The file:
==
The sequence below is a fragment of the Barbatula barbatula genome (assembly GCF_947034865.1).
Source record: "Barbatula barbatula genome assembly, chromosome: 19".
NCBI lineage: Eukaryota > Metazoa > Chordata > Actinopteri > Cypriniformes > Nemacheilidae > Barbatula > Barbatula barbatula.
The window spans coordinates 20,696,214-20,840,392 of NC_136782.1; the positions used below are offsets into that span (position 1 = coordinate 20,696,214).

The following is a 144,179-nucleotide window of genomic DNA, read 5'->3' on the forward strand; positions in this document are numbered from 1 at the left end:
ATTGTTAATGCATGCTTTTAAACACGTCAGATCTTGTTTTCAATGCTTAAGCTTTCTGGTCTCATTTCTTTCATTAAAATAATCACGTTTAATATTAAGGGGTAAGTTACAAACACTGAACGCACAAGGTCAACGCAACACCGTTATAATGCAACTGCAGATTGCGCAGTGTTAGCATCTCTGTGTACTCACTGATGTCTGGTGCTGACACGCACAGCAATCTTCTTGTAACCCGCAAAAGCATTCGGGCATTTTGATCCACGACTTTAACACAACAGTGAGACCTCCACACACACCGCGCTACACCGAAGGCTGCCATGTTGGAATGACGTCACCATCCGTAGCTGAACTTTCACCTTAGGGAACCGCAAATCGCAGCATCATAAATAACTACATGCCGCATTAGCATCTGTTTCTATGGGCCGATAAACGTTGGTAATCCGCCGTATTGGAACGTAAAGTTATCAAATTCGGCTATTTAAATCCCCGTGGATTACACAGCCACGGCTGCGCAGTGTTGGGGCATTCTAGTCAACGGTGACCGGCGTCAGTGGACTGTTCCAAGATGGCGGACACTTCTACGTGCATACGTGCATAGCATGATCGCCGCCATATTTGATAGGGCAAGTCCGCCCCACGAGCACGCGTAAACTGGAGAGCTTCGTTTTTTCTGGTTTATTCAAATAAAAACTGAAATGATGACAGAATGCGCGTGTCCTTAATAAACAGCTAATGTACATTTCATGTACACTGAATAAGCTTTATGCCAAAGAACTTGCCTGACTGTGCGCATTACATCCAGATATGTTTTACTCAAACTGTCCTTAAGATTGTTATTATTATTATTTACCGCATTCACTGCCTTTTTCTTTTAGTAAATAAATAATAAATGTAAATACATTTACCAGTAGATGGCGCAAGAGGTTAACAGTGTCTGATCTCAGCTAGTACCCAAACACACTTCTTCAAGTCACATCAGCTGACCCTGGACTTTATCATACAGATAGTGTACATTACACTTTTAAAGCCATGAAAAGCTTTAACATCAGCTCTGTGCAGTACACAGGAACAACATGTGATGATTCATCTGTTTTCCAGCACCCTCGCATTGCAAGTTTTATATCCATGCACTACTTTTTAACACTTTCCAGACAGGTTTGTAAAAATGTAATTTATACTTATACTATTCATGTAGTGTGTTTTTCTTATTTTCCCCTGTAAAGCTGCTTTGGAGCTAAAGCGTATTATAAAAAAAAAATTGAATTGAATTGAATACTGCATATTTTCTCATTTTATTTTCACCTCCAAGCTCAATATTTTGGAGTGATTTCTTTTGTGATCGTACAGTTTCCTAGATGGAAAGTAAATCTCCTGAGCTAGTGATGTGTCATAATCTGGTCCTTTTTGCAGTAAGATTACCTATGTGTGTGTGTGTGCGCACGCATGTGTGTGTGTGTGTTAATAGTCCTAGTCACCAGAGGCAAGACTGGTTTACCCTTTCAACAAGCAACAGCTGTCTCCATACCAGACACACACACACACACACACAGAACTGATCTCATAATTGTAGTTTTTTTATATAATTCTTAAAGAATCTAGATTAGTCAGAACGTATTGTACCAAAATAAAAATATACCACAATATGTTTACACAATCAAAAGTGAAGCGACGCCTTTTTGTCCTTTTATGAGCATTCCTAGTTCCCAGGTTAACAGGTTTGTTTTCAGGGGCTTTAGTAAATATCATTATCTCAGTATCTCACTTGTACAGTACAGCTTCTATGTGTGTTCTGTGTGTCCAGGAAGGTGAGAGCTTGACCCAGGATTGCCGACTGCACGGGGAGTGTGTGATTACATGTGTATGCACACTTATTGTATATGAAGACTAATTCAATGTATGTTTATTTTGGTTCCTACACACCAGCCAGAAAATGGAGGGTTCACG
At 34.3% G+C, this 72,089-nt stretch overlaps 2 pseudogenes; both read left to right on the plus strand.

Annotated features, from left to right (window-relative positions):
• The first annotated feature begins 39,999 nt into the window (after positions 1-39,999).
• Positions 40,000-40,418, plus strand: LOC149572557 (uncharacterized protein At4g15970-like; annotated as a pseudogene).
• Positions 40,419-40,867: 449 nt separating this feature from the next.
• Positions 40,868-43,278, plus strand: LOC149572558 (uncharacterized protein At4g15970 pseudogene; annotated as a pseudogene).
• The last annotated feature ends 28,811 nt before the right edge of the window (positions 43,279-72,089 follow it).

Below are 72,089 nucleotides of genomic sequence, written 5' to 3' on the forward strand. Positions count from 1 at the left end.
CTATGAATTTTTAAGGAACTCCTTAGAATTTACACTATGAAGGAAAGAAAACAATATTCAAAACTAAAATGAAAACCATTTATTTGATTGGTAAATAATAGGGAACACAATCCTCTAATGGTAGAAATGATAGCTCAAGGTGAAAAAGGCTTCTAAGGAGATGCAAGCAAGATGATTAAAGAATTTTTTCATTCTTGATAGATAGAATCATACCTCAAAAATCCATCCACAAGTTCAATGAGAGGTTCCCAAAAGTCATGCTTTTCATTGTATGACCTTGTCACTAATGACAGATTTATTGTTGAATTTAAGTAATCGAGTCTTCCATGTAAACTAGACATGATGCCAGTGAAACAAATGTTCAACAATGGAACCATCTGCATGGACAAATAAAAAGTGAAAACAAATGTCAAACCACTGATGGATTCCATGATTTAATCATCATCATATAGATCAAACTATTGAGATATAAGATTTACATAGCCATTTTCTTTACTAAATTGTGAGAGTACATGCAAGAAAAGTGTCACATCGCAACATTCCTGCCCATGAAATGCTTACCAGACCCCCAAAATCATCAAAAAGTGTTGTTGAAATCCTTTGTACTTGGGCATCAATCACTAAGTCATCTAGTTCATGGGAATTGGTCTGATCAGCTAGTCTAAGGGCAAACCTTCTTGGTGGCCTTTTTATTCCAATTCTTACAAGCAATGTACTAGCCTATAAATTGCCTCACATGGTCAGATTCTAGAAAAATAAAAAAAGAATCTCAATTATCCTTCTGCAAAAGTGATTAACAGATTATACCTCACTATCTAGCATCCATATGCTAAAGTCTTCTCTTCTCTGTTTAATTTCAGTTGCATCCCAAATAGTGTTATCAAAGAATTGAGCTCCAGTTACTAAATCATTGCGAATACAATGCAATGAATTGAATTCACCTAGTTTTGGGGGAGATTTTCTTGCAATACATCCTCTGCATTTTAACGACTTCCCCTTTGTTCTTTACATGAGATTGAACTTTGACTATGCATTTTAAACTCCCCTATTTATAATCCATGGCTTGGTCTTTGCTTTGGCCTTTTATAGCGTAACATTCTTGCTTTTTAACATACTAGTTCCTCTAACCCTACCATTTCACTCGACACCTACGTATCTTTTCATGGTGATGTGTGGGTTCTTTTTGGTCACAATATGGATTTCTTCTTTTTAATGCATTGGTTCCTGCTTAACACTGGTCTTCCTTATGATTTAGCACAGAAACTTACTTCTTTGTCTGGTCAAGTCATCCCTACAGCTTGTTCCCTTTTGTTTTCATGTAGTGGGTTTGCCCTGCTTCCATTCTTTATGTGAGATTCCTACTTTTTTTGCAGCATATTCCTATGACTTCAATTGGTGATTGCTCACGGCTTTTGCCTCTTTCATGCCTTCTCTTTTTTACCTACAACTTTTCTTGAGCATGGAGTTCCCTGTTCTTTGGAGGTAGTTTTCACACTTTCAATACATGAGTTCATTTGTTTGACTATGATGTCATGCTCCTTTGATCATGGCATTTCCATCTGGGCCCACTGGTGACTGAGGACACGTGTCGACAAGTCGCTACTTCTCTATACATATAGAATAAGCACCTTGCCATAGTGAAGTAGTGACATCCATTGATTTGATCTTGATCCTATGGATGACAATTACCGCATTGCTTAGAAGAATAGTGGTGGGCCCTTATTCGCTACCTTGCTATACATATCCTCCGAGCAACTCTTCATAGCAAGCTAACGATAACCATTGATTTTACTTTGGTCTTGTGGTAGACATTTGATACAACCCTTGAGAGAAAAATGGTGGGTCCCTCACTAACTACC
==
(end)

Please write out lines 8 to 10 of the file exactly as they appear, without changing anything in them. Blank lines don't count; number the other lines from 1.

Annotated features, from left to right (window-relative positions):
• The first annotated feature begins 39,999 nt into the window (after positions 1-39,999).
• Positions 40,000-40,418, plus strand: LOC149572557 (uncharacterized protein At4g15970-like; annotated as a pseudogene).